Robert Pennington is the Windows NT Cluster Group's team leader at the National Center for Supercomputing Applications (NCSA)—the group that saw the growing importance of NT and Intel and built the 192-processor NT cluster. Pennington, who reminded me that the NT cluster is a research project, commented on the project.
What did you like about the project's implementation?
The implementation of this project leveraged a great deal of off-the-shelf hardware and software with a computer science research project to produce a very good system for computational research. The implementation of the NT cluster at NCSA clearly shows the ability of the National Computational Science Alliance to bring computer science research projects together with computational researchers who need these capabilities to work on their science. We have been able to scale up High Performance Virtual Machines (HPVM), a well-done and well-supported project from Andrew Chien's research group, with Intel-based computational platforms from HP and Compaq using Myricom's Myrinet interconnects. The resulting system, with the Intel-based architecture and the NT OS, has surpassed many of our expectations.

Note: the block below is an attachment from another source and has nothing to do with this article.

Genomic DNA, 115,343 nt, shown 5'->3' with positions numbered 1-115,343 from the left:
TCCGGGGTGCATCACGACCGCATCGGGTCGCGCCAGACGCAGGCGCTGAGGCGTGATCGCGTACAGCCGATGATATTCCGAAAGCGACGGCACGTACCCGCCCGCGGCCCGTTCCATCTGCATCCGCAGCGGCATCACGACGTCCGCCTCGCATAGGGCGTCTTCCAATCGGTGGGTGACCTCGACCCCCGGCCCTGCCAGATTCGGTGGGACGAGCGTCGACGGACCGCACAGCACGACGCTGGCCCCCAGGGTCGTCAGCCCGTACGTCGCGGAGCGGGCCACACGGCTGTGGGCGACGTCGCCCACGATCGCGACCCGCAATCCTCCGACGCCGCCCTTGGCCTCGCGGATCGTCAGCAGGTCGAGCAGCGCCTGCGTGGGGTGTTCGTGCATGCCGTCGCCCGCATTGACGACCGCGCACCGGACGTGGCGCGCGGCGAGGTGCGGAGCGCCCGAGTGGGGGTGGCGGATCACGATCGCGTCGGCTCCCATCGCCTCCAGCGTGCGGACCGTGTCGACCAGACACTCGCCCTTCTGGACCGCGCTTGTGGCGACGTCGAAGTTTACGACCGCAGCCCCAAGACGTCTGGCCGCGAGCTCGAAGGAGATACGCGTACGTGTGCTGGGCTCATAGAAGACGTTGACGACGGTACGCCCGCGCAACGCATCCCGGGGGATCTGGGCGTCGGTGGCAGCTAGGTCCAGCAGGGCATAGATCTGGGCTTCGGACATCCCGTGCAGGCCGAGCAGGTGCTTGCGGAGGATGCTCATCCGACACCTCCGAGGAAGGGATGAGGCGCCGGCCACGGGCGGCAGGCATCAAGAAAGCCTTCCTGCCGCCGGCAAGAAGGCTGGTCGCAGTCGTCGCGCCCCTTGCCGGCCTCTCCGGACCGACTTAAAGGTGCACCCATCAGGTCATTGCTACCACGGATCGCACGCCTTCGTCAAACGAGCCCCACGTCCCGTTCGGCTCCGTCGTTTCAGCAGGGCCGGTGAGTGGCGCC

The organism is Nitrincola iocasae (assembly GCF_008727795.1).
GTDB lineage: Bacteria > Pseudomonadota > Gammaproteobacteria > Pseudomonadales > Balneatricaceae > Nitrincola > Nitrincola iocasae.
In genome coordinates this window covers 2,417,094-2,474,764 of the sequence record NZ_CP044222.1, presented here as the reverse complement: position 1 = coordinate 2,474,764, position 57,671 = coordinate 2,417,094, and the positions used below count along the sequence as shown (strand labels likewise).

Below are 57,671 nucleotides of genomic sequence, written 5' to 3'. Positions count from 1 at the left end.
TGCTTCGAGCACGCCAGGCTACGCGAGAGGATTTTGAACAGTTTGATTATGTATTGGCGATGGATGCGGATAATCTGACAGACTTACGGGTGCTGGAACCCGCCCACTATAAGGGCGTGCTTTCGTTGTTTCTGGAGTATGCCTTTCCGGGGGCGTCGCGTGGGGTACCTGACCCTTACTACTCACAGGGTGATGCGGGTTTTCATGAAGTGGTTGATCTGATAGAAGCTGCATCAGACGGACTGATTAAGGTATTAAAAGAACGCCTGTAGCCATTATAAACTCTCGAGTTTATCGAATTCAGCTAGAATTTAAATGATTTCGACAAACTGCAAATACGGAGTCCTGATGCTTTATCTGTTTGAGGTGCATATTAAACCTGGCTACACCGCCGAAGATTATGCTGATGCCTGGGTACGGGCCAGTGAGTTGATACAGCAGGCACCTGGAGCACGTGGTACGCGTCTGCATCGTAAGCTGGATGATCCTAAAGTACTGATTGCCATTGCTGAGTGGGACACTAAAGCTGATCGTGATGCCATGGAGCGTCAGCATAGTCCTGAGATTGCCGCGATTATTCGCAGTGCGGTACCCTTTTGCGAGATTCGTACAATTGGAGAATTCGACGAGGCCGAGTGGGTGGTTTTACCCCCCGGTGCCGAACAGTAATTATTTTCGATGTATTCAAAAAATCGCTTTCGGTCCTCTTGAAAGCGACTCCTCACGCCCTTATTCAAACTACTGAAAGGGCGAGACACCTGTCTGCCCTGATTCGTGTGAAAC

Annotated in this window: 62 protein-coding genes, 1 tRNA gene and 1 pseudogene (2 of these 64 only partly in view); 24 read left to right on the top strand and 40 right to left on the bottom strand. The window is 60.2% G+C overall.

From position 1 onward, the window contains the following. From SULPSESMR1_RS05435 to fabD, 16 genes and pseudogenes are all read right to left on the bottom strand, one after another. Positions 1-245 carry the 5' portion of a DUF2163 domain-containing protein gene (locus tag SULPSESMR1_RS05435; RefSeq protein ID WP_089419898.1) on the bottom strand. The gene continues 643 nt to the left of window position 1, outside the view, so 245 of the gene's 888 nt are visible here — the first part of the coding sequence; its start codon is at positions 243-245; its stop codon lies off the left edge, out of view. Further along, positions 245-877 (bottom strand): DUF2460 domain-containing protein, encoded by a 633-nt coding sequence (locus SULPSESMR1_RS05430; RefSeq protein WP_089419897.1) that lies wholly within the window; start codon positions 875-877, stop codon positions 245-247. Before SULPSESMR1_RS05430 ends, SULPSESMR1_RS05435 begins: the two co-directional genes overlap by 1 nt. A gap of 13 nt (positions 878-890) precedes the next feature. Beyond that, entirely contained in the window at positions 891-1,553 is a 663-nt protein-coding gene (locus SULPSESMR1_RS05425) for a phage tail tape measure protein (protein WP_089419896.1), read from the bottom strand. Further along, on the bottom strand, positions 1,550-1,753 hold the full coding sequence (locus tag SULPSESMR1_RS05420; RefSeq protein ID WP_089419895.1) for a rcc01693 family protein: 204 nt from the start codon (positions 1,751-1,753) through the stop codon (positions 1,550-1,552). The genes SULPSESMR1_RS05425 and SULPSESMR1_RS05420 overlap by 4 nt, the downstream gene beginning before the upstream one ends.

What did you dislike about the project's implementation?
We disliked really nothing about this project's deployment. The results have been even better than we anticipated.
What would you have done differently on the project?
We would've done nothing differently. The NT cluster is a research project. We are concerned only with whether this project is of benefit to our users. The answer to that concern has been an unequivocal Yes.
What advice can you give your peers?
We have worked with standard systems from the commercial hardware and software vendors as much as possible to be able to supply the NCSA users with state-of-the-art systems. Because the expected useful lifetime of the systems for us is only 12 to 18 months, this strategy is essential, as there isn't time between hardware generations to create—and recreate—entirely custom solutions on a large scale in such a short time. We have established and maintained excellent relationships with the vendors and researchers, both of which have been very important.